Indiana state senators narrowly passed a nearly complete abortion ban on Saturday during a rare weekend session, sending the bill to the House after a controversial week of arguing over whether or not to allow exceptions for rape and incest.
The Republican-controlled Senate voted 26 to 20 after about three hours of debate, passing the bill with the minimum 26 votes needed to send it to the House.
The bill would ban abortions from the moment a fertilized egg implants in a uterus. Exceptions are allowed in cases of rape and incest, but the patient seeking an abortion must sign a notarized affidavit confirming the assault.
Indiana is one of the first Republican-controlled states to debate tougher abortion laws since the U.S. Supreme Court overturned the precedent setting a national right to abortion last month. But the GOP shattered after rape and incest exceptions remained in the billand 10 Republican senators voted against.
Abortion rights advocates said the bill went too far before the vote. dr. Roberto Darroca, one of the many doctors who testified against it, argued for an exception to preserve the health of pregnant women.
“Decisions have to be made quickly. Waiting for legal advice would freeze this decision-making process,” Darroca said. “Can you imagine the dilemma facing the doctor? The freedom of the doctor versus the life of the patient and the child?”
Opponents of abortion said the bill didn’t go far enough.
Mark Hosbein was among a crowd at the Indiana State Capitol on Tuesday. For the second day in a row in the special legislative sessioncheers and screams from protesters could be heard during committee hearings in the Senate chambers. Hosbein, of Indianapolis, said he supports an abortion ban without exception, even to protect the mother’s life.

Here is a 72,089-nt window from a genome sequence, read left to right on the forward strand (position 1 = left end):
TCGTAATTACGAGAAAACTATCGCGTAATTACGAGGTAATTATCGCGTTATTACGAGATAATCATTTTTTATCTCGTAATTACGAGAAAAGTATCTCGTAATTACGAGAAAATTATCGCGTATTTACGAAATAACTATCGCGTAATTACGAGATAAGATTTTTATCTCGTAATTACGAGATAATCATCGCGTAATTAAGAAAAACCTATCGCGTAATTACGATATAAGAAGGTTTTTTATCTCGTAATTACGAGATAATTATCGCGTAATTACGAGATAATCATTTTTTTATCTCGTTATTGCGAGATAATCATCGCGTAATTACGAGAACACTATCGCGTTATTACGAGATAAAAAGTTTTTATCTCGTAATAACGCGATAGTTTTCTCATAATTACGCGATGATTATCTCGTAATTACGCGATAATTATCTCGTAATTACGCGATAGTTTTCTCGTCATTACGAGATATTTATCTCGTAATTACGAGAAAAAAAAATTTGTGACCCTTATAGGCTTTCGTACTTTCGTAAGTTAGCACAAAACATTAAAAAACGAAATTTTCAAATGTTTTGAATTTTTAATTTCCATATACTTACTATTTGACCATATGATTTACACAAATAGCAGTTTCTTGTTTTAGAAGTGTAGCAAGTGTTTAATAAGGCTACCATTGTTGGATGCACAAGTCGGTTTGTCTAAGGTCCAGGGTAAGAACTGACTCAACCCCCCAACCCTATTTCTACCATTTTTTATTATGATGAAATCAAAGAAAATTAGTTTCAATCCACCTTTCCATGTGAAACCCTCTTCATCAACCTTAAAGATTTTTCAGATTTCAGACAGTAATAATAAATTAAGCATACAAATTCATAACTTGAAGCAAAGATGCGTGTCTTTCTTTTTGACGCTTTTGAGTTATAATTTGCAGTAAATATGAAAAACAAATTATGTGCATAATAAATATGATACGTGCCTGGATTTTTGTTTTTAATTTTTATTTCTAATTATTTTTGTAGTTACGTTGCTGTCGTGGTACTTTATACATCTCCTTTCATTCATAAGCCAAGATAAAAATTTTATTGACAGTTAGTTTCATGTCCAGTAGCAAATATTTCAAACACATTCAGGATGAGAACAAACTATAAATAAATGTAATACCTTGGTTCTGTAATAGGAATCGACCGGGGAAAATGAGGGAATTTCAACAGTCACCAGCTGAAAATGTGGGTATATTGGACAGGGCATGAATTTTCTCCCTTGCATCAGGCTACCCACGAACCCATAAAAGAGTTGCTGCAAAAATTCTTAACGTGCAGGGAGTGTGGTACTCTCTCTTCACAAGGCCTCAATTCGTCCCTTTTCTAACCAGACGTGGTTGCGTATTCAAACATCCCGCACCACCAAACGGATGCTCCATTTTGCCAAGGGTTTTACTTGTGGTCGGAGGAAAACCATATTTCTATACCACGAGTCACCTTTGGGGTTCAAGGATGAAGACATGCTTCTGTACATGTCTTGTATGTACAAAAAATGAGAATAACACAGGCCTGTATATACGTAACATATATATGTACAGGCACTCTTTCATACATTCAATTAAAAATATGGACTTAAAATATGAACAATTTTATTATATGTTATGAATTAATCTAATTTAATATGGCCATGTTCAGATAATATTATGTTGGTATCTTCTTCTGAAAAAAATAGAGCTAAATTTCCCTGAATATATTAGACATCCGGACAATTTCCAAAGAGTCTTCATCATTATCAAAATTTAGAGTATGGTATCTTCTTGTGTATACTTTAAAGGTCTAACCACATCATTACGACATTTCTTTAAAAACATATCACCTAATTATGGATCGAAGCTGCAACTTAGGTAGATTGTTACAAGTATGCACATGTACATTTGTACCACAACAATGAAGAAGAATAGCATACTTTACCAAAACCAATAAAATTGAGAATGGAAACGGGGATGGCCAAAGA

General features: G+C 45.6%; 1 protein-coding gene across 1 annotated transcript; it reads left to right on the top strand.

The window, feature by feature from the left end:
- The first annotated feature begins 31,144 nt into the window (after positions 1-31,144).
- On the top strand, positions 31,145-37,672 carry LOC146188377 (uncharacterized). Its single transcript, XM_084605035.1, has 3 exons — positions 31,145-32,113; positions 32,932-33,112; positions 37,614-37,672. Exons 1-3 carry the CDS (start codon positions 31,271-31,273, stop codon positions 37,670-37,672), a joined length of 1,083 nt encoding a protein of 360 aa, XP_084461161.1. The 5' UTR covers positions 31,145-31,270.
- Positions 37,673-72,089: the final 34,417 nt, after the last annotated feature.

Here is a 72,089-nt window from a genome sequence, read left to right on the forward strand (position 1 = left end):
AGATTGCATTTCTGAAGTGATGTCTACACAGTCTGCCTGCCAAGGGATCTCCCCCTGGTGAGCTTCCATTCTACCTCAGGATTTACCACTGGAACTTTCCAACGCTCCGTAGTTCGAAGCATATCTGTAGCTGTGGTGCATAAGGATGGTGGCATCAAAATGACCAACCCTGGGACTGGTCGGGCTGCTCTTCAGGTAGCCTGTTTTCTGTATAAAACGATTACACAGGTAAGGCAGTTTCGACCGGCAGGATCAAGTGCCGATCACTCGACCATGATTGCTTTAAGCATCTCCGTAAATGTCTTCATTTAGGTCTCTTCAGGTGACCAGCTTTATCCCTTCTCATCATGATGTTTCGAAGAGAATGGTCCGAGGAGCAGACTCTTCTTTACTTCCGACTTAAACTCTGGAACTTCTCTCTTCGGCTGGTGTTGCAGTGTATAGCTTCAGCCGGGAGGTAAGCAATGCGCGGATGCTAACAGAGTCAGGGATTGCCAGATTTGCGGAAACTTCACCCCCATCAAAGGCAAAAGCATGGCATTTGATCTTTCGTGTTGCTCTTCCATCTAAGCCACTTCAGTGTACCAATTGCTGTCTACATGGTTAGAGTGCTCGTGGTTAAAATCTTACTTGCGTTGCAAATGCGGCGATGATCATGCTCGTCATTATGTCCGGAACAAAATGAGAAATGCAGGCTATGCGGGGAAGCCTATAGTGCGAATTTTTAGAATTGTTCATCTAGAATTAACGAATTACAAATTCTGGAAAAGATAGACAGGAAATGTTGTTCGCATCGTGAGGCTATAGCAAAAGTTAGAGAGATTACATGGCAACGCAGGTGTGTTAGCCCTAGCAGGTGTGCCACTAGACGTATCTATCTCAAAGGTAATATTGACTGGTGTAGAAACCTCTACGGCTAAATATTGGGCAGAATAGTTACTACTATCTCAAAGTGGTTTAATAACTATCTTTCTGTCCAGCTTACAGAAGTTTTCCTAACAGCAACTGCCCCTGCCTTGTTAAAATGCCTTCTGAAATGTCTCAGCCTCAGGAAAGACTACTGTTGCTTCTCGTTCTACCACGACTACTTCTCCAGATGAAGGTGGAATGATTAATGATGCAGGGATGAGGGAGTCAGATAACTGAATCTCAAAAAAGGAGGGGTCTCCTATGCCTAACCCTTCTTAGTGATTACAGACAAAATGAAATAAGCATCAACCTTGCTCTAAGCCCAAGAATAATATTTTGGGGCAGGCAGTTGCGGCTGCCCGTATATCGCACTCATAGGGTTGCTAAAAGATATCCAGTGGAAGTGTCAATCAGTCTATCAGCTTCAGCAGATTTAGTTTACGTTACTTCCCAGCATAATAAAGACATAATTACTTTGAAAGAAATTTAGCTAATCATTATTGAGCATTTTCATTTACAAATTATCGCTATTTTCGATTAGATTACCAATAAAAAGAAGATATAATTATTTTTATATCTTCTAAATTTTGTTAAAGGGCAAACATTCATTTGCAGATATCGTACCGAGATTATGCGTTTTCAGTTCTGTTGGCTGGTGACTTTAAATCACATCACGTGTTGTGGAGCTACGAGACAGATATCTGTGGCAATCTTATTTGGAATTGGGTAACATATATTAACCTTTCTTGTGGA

“It’s wrong to try to kill the mother to save the baby, and it’s wrong to try to kill the baby to save the mother,” he said. “There are all kinds of limits, restrictions and everything happens here. But I’m here hoping to stop the whole thing.”
A national poll this month found that an overwhelming majority of Americans believe their state should generally allow abortion in specific cases, including when a woman’s life is in danger or the pregnancy is the result of rape or incest. Few believe that abortion should always be illegal, according to the poll by the Associated Press-NORC Center for Public Affairs Research.
ThursdayIndiana Senate votes on amendment that would remove rape and incest exceptions failed 28 to 18, with 18 Republicans and 10 Democrats joining to keep the exceptions.
Some Republicans who didn’t want the exceptions had to support the bill to move from the Senate to the GOP-controlled house.
Nicole Erwin of Planned Parenthood Alliance Advocates Indiana said Friday she expected a passage in the Senate followed by house lawmakers passing a full ban.
“They have waited far too long for this moment,” Erwin said in a statement. “We’ve seen time and time again that we can only expect the worst, which means passing an outright abortion ban.”
Anti-abortion groups have tried to increase pressure on conservative lawmakers.
If they don’t pass legislation during the three-week session, “they need to explain to voters why they haven’t done anything in Indiana to address this problem,” Indiana Right to Life president Mike Fichter said early in the week. .
Republican House Speaker Todd Huston declined to talk about what’s in the Senate bill, but said he supports the rape and incest exceptions.
“I told myself we’ll all be discussing this next week,” he said.
This story originally appeared in Los Angeles Times.